Posted On March 8, 2019 By In Russian With 320 Views

The Difference Between Family and Coexistence

Logan participated in the 2016 Russian Summer Program in Russia.

I grew up in Midwestern America. I had a family I loved, friends that gave me the time of my life, and I was ready to take the next huge step in my life on the way to adulthood – I had a study group with the brightest people I knew, my teachers were all in on getting me to the university of my dreams, I was musically involved in every academic aspect possible, and I went home to a warm dinner and conversation with my parents and siblings every night. Every teenager has their drama, but I couldn’t imagine a more picture-perfect life for a 17-year-old from the middle of nowhere.

And then, I went to Russia, and everything changed.

image-jpeg1Russian friends don’t smile or nod their head when they see you in a hallway at school; no, they run and hug you, tell you how good it is to see you, and ask if you already have lunch plans. If not, that’s not a real “друг” as far as the Russians are concerned. If dinner in a Russian family takes less than an hour, then they’re on their way to some museum, sports event, or concert where they can all be together.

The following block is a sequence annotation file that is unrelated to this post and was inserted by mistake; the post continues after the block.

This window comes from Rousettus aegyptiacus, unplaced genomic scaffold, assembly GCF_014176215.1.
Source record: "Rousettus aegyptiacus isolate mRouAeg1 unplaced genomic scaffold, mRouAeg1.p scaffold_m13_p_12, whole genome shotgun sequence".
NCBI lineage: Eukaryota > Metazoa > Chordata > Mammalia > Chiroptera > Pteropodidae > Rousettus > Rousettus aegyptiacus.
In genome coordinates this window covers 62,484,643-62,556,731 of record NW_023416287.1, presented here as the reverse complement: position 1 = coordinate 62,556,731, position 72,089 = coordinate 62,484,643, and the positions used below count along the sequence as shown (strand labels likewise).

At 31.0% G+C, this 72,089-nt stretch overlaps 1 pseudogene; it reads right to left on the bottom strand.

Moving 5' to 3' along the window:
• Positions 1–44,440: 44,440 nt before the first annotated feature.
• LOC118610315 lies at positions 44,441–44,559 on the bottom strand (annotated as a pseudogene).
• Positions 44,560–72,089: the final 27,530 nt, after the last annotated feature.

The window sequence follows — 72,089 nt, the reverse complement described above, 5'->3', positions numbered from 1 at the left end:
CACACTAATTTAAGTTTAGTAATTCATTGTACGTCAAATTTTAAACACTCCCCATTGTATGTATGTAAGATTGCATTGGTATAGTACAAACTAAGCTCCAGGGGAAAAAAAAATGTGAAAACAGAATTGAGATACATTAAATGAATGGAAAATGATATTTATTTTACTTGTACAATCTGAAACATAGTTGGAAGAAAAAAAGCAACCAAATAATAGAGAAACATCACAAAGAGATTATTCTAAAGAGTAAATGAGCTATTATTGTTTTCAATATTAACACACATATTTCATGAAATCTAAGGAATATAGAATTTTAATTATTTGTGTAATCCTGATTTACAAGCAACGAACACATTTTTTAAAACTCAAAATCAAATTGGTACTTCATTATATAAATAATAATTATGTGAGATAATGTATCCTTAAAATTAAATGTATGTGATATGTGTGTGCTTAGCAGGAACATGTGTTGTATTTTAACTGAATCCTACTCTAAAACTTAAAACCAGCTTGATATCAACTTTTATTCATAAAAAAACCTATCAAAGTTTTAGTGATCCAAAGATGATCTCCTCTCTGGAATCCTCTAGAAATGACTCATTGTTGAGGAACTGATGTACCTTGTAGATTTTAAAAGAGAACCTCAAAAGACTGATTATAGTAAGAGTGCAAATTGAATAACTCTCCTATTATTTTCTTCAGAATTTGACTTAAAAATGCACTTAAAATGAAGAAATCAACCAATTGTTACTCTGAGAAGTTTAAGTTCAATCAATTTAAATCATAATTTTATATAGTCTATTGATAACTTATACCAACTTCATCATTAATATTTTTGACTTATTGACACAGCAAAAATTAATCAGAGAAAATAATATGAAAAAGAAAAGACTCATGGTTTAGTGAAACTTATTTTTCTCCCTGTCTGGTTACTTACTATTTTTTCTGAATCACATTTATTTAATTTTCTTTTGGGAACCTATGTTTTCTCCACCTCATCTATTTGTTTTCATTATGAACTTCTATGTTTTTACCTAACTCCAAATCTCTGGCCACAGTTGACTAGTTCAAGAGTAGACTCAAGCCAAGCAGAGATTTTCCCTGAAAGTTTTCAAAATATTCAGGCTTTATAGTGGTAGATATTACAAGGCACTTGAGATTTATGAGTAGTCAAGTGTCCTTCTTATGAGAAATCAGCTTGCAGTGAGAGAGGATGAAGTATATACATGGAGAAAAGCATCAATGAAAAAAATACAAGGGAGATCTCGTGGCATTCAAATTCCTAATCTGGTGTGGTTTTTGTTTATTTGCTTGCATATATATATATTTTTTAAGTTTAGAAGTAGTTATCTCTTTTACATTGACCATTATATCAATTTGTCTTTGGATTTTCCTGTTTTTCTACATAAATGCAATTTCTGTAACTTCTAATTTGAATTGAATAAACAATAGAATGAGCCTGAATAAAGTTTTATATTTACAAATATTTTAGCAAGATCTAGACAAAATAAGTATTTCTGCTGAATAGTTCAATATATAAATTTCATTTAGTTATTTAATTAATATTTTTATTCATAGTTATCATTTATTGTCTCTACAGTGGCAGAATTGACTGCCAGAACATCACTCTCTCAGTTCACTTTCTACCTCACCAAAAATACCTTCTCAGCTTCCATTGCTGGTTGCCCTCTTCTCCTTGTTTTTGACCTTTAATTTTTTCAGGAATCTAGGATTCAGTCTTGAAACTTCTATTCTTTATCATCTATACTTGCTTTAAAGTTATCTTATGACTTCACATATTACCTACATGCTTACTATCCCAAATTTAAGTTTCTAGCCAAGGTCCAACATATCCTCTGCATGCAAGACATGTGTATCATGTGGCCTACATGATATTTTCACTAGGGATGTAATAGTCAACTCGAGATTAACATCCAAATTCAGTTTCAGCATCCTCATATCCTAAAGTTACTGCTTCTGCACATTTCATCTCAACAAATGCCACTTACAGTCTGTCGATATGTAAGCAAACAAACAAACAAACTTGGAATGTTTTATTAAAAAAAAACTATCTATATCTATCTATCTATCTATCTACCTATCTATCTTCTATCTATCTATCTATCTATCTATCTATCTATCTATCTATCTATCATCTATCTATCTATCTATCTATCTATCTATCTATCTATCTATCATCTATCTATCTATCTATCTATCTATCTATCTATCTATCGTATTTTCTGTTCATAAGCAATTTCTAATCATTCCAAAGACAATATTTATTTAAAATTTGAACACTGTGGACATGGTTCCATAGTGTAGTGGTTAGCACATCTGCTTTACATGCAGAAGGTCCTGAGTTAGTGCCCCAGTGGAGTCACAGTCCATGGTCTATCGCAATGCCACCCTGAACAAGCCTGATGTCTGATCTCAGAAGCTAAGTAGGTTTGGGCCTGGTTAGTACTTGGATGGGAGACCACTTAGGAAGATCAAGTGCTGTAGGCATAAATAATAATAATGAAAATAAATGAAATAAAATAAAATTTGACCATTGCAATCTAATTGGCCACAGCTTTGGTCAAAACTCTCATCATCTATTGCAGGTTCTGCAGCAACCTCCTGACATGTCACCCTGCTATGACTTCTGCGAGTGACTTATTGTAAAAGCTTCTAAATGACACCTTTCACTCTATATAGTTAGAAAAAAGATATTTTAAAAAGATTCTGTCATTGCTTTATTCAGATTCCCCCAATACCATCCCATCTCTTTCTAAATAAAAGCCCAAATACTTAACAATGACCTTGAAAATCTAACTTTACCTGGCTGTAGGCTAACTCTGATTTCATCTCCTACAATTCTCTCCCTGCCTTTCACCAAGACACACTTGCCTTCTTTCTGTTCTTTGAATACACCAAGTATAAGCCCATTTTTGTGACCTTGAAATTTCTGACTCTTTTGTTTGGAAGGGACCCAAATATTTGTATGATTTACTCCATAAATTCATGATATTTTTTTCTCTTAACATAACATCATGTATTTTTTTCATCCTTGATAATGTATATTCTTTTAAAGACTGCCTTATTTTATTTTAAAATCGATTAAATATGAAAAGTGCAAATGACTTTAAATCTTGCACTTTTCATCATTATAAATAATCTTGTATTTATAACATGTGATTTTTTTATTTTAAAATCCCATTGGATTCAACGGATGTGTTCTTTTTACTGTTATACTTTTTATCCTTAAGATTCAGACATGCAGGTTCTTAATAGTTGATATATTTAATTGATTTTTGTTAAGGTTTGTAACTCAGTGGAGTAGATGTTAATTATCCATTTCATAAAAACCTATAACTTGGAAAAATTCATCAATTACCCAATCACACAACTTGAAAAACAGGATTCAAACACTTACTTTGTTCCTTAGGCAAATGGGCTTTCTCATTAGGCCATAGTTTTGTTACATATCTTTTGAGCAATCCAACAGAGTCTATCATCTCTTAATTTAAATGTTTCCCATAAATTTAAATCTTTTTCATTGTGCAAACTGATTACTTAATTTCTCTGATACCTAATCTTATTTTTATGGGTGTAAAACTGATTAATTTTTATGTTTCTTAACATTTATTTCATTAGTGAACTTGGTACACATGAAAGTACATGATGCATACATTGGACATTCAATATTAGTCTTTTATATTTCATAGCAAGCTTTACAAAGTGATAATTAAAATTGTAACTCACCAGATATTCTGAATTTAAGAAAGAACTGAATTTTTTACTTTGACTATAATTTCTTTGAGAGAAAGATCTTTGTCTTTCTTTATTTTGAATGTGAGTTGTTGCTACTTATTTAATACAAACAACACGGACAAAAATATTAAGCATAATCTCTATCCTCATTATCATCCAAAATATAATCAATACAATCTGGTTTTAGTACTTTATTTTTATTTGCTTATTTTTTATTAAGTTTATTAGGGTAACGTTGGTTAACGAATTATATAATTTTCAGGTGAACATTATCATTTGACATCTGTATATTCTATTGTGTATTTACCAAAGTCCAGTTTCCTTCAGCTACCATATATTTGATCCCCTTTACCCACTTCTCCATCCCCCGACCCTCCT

It wasn’t until I was sitting at a dinner table in a tiny apartment kitchen with my host family that I began to question what I had really been talking about with my real family back home the whole time. The Russian dinner table is a sacred place where never-burning bridges are built and social mountains are moved. We talked about the differences between our homelands and our families, the true concerns in our hearts (whatever they were at the time), and how we truly feel inside about overwhelming, even awkward, topics you simply can’t talk about anywhere else. This magical conversation can last hours, and it’s therapeutic to see someone you hardly know look into your eyes and show you their utmost concern and interest. What was I doing this whole time, bantering with my family about the silliest, least meaningful things in our lives when a single night with a Russian family opened up a window into my understanding of human connection? We were living in our own corners of our home, living our own lives, and we simply happened to live in the same house. It was because of those tragically short six weeks in Moscow that I learned to make relationships that would undoubtedly stand the test of time until our years on this planet are long passed.

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